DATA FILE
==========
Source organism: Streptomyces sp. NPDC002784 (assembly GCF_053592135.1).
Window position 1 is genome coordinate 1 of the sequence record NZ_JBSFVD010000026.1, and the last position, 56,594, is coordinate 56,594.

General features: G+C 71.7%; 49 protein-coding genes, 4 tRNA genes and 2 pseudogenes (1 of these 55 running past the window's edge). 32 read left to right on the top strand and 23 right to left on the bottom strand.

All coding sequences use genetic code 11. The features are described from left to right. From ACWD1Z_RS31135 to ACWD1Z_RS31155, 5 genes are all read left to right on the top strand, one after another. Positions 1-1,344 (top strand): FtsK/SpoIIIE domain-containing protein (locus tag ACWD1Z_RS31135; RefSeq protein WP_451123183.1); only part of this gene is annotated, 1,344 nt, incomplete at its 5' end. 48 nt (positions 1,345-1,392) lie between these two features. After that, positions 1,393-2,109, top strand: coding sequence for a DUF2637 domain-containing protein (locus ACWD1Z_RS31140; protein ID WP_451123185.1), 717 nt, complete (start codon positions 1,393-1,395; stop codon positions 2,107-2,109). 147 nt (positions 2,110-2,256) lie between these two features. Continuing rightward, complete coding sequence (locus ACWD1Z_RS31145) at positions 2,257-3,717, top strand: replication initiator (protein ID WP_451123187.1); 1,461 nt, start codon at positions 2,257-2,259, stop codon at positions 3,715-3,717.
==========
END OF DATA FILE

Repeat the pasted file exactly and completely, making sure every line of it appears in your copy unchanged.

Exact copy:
Source organism: Streptomyces sp. NPDC002784 (assembly GCF_053592135.1).
Window position 1 is genome coordinate 1 of the sequence record NZ_JBSFVD010000026.1, and the last position, 56,594, is coordinate 56,594.

General features: G+C 71.7%; 49 protein-coding genes, 4 tRNA genes and 2 pseudogenes (1 of these 55 running past the window's edge). 32 read left to right on the top strand and 23 right to left on the bottom strand.

All coding sequences use genetic code 11. The features are described from left to right. From ACWD1Z_RS31135 to ACWD1Z_RS31155, 5 genes are all read left to right on the top strand, one after another. Positions 1-1,344 (top strand): FtsK/SpoIIIE domain-containing protein (locus tag ACWD1Z_RS31135; RefSeq protein WP_451123183.1); only part of this gene is annotated, 1,344 nt, incomplete at its 5' end. 48 nt (positions 1,345-1,392) lie between these two features. After that, positions 1,393-2,109, top strand: coding sequence for a DUF2637 domain-containing protein (locus ACWD1Z_RS31140; protein ID WP_451123185.1), 717 nt, complete (start codon positions 1,393-1,395; stop codon positions 2,107-2,109). 147 nt (positions 2,110-2,256) lie between these two features. Continuing rightward, complete coding sequence (locus ACWD1Z_RS31145) at positions 2,257-3,717, top strand: replication initiator (protein ID WP_451123187.1); 1,461 nt, start codon at positions 2,257-2,259, stop codon at positions 3,715-3,717.